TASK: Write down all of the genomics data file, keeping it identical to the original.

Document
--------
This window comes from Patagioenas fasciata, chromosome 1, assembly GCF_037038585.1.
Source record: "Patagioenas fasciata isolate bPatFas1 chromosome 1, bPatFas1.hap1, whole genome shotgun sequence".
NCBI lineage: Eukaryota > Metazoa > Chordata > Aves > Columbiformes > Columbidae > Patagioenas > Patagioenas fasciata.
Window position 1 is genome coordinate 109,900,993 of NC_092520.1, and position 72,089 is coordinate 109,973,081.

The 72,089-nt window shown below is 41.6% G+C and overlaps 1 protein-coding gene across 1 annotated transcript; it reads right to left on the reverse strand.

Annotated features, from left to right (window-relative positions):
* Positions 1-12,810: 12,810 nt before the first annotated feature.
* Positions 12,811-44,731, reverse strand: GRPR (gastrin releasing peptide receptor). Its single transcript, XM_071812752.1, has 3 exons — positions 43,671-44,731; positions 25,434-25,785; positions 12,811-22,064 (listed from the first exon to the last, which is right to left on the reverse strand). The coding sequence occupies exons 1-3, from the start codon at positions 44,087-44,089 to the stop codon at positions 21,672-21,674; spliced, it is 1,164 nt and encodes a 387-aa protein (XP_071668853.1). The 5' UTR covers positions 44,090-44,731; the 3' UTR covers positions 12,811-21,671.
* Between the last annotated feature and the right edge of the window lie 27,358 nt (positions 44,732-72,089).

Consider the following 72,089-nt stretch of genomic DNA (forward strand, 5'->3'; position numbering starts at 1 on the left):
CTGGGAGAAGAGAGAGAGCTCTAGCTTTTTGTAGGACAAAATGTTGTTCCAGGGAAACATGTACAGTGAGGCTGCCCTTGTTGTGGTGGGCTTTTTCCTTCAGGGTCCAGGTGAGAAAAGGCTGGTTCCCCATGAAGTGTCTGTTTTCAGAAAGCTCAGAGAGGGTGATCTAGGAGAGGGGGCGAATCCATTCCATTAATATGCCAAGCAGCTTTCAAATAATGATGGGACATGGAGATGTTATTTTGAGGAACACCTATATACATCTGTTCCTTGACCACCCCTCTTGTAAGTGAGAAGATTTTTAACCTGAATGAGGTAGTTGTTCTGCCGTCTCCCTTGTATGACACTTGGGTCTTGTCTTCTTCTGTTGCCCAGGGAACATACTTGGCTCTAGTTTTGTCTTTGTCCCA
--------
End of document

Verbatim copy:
This window comes from Patagioenas fasciata, chromosome 1, assembly GCF_037038585.1.
Source record: "Patagioenas fasciata isolate bPatFas1 chromosome 1, bPatFas1.hap1, whole genome shotgun sequence".
NCBI lineage: Eukaryota > Metazoa > Chordata > Aves > Columbiformes > Columbidae > Patagioenas > Patagioenas fasciata.
Window position 1 is genome coordinate 109,900,993 of NC_092520.1, and position 72,089 is coordinate 109,973,081.

The 72,089-nt window shown below is 41.6% G+C and overlaps 1 protein-coding gene across 1 annotated transcript; it reads right to left on the reverse strand.

Annotated features, from left to right (window-relative positions):
* Positions 1-12,810: 12,810 nt before the first annotated feature.
* Positions 12,811-44,731, reverse strand: GRPR (gastrin releasing peptide receptor). Its single transcript, XM_071812752.1, has 3 exons — positions 43,671-44,731; positions 25,434-25,785; positions 12,811-22,064 (listed from the first exon to the last, which is right to left on the reverse strand). The coding sequence occupies exons 1-3, from the start codon at positions 44,087-44,089 to the stop codon at positions 21,672-21,674; spliced, it is 1,164 nt and encodes a 387-aa protein (XP_071668853.1). The 5' UTR covers positions 44,090-44,731; the 3' UTR covers positions 12,811-21,671.
* Between the last annotated feature and the right edge of the window lie 27,358 nt (positions 44,732-72,089).

Consider the following 72,089-nt stretch of genomic DNA (forward strand, 5'->3'; position numbering starts at 1 on the left):
CTGGGAGAAGAGAGAGAGCTCTAGCTTTTTGTAGGACAAAATGTTGTTCCAGGGAAACATGTACAGTGAGGCTGCCCTTGTTGTGGTGGGCTTTTTCCTTCAGGGTCCAGGTGAGAAAAGGCTGGTTCCCCATGAAGTGTCTGTTTTCAGAAAGCTCAGAGAGGGTGATCTAGGAGAGGGGGCGAATCCATTCCATTAATATGCCAAGCAGCTTTCAAATAATGATGGGACATGGAGATGTTATTTTGAGGAACACCTATATACATCTGTTCCTTGACCACCCCTCTTGTAAGTGAGAAGATTTTTAACCTGAATGAGGTAGTTGTTCTGCCGTCTCCCTTGTATGACACTTGGGTCTTGTCTTCTTCTGTTGCCCAGGGAACATACTTGGCTCTAGTTTTGTCTTTGTCCCA